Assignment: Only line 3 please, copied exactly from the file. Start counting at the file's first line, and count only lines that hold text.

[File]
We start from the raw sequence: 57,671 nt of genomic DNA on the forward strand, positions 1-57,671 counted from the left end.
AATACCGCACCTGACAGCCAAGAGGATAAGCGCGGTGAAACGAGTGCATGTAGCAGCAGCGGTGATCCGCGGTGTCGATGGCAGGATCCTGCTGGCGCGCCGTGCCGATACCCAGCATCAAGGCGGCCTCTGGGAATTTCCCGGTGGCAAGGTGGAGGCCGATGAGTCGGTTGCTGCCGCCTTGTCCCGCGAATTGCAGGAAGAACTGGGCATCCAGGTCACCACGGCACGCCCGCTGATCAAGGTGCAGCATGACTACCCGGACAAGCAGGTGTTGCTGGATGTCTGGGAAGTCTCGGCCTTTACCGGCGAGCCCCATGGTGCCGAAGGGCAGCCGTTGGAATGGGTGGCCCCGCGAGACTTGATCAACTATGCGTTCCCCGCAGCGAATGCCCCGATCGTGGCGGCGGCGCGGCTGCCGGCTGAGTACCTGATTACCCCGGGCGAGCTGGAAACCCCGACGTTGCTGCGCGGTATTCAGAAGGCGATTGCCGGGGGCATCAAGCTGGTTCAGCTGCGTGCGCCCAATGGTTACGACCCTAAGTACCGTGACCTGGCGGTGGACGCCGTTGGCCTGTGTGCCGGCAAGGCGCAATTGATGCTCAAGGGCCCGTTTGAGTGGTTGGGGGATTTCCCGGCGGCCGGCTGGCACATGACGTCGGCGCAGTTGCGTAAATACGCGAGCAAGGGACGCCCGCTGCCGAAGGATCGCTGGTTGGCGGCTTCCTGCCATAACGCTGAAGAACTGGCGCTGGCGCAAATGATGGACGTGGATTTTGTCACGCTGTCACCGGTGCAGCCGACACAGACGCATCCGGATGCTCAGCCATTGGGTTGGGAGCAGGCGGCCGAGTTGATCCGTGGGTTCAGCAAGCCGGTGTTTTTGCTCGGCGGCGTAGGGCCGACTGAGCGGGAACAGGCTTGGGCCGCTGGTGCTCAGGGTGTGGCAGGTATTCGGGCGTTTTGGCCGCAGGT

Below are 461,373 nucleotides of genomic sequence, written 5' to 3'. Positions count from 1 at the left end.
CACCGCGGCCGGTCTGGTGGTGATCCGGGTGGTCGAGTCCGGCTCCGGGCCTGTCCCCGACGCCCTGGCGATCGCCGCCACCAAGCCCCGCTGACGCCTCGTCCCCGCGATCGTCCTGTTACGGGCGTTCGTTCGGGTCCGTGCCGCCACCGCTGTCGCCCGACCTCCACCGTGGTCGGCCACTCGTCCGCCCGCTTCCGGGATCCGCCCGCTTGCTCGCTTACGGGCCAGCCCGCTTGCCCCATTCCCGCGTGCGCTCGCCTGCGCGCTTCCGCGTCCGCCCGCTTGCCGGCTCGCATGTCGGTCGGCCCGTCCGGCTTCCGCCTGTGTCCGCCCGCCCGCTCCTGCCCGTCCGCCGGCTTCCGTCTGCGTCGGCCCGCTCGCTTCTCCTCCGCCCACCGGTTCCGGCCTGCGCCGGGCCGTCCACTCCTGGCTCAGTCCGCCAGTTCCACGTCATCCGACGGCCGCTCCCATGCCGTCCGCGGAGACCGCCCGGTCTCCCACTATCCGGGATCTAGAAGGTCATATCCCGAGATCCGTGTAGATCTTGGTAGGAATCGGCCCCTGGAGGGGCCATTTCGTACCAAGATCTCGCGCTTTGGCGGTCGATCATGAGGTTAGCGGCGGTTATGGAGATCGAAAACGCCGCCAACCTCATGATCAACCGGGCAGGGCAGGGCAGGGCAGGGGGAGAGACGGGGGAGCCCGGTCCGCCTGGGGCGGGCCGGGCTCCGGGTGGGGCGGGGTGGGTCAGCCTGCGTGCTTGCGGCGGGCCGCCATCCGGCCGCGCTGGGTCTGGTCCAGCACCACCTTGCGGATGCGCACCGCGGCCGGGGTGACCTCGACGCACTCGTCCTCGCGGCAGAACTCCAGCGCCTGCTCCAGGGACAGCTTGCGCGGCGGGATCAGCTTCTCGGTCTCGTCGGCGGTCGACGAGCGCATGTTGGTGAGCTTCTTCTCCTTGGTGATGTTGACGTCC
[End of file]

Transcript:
Below are 461,373 nucleotides of genomic sequence, written 5' to 3'. Positions count from 1 at the left end.